The August 7 issue of Science includes a report on quantitative trait loci (QTLs) affecting flowering time in maize. It is important because it presents the first results with an important new technique known as nested association mapping (NAM), which utilizes a large set of recombinant inbred lines derived from diverse founder lines. The article is accompanied by an excellent piece by Trudy Mackay that puts this method into perspective. "Linkage mapping can readily detectchromosomal regions containing one or more QTLs that affecta trait ... but it is difficult to precisely localize the QTLs. This approach usually relies on crosses between two strains,thus capturing only a tiny fraction of genetic diversity inthe population. By contrast, association mapping widely samplesgenetic diversity and requires fewer individuals, but hasless power to detect QTLs when alleles are not common." The new method combines advantages of these earlier approaches. It also provides surprising results, different from what has been found in other systems. In particular, the authors find numerous genes of small effect with few genetic or environmental interactions, so that "a simple additive model accurately predicts flowering time for maize." The authors argue that their data supports "common genes with uncommon variants." Moving forward, I look forward to seeing this system applied to other traits, and to the discovery of specific genes involved in this and other traits.
McMullenetal.. 2009 "Genetic Properties of the Maize Nested Association Mapping Population" Science 325: 737. This is the main paper presented here. It describes QTLs for flowering time.
Mackay. 2009 "A-maize-ing Diversity" Science 325: 688. A very nice summary of how NAM compares to other methods for finding QTLs and how these results compare with those from other systems.
Mackay. 2001. "The genetic architecture of quantitative traits." Annu. Rev. Genet.35: 303.
Yuetal. "Genetic Design and Statistical Power of Nested Association Mapping in Maize" Genetics 178: 539. An earlier paper from some of the same authors describing the NAM method.
I have been fascinated by microexons for a long time. Many exons are relatively small (less than 100 bp.), but still large enough for recognition of the two splice sites by the splicing machinery simultaneously. In fact, the boundaries of such exons are often recognized coordinately in a process known as exon definition. Introns that are too small for that, so that the two splice sites cannot be recognized simultaneously, are termed microexons. Many are less than 10 nucleotides (see Volfovsky et al. 2003). Sometimes the downstream intron must be removed first (e.g. potato invertase). The inability of the splicing machinery to recognize both splice sites simultaneously due to physical occlusion probably comes into play with exons less than about 30 nucleotides. Although the exact length at which this occurs is difficult to know for sure (especially in a species like S. mansoni, for which we have little experimental data, it is nevertheless what I consider to be the defining characteristic of a true microexon. Microexons are characterized by alternative splicing and annotation errors.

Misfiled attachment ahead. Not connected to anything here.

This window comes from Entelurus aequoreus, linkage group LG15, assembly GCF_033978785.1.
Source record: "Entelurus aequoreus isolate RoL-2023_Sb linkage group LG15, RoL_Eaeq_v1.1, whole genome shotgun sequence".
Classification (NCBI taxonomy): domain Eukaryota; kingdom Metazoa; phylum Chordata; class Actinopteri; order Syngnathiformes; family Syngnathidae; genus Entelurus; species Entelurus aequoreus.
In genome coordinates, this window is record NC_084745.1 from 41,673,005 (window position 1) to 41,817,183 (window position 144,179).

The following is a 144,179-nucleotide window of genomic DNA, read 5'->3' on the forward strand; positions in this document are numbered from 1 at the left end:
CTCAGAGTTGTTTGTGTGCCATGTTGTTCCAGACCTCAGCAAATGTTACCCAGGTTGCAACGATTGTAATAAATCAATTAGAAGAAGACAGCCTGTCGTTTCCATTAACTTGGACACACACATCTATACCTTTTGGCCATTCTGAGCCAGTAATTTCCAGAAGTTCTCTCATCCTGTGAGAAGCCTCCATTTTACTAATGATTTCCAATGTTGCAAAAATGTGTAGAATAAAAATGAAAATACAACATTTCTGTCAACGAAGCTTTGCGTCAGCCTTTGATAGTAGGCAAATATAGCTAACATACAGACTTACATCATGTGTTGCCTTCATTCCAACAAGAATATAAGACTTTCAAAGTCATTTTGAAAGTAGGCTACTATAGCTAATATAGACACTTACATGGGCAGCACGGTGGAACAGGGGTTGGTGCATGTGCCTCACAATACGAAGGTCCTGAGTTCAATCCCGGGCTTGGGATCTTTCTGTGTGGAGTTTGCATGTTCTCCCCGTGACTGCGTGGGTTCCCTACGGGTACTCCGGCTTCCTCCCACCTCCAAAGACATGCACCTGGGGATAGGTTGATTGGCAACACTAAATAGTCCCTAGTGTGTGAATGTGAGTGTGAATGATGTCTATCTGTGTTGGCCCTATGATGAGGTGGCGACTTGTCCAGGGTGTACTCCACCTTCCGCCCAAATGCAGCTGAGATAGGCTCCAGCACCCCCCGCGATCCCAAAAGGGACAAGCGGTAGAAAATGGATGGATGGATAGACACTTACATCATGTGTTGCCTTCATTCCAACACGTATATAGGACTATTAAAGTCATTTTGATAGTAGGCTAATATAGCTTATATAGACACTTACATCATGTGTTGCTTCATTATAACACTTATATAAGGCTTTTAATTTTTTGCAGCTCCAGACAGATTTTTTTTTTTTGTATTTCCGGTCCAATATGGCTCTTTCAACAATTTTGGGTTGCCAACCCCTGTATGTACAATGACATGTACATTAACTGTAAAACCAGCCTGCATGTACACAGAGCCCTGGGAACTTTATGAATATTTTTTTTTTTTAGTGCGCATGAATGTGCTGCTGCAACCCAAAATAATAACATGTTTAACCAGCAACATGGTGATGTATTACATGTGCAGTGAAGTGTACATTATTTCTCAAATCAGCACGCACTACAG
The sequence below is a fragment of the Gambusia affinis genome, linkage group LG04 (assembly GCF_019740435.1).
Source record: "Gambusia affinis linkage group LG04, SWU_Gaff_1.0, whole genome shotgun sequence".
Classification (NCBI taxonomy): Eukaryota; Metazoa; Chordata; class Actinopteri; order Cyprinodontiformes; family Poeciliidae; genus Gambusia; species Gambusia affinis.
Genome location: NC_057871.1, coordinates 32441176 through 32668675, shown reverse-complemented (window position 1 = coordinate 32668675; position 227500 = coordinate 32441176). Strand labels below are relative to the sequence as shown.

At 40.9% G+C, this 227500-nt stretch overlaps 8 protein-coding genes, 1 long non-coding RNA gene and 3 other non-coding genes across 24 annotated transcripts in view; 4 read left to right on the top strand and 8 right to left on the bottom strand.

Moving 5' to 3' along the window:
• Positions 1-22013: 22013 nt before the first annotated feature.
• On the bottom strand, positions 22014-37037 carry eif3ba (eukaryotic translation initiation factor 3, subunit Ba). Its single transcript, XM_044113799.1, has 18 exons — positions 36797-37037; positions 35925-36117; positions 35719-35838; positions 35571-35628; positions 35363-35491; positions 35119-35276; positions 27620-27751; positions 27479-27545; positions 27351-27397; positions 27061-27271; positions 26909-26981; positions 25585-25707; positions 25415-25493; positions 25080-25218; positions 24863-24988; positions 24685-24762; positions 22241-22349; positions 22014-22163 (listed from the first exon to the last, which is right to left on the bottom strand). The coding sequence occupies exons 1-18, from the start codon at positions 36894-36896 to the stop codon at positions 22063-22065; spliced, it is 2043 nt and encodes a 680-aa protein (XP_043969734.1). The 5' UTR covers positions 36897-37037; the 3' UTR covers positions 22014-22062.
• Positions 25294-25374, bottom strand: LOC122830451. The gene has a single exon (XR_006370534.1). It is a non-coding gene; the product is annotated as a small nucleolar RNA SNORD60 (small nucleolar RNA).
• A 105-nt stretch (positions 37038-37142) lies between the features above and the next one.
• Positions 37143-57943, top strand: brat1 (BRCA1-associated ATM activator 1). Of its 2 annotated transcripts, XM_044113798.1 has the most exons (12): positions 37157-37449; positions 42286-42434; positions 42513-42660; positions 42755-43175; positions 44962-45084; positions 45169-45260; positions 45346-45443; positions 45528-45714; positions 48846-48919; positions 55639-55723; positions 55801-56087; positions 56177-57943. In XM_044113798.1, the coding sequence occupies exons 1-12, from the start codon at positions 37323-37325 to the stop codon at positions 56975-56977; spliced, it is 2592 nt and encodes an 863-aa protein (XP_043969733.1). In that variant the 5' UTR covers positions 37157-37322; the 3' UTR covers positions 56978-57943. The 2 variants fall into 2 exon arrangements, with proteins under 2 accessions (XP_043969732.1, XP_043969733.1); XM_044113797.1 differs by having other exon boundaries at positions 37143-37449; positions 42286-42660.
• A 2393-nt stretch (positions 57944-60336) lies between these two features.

Now, the genome of the blood fluke Schistosoma mansoni reveals "at least 45 genes with an unusual microexon structure," such that microexons make up the majority of the coding sequence in those genes. As is often true with microexons, these genes are alternatively spliced, suggesting that a "'pick and mix' strategy is used to create protein variation." These MEGs, or microexon genes, have the hallmarks of secreted proteins and are expressed in the intramammalian stages of the life cycle. It will be interesting to see what role microexon splicing or these genes turns out to play.
A Science News Focus piece by Don Monroe ("Genomic Clues to DNA Treasure Sometimes Lead Nowhere") presents the concerns that "not all conserved sequences are important and, worse, that not all important sequences are conserved." While I think that formulation is a bit misleading, it does point to some very interesting and timely questions in genomics. Eddie Rubin and colleagues have shown that "deletion of ultraconserved sequences yields viable mice" (PLOS Biology 2007). While this is not the same as showing that the sequences are not important, it does point to an important specific question ("What are these noncoding ultraconserved sequences in vertebrate genomes doing?") and an important general question ("Why is the correlation between gene importance and gene evolutionary rate so weak?" Wang and Zhang 2009). The article got me thinking about those questions.
However, the conservation of nonessential sequences is not new, and there are several well-established means by which the loss of sequences important enough to be maintained by purifying selection can fail to produce a phenotype. First, the specific sequences tested can be redundant. Second, the process under selection can be important without being essential. Examples of widely conserved processes that are not essential in all species include telomerase and nonsense-mediated decay. Third, the selection can be imposed by something (such as a rare pathogen) that does not arise in the experimental system. However unlikely these cases may seem, I know of no means other than purifying selection by which a sequence can be maintained unchanged for millions of years.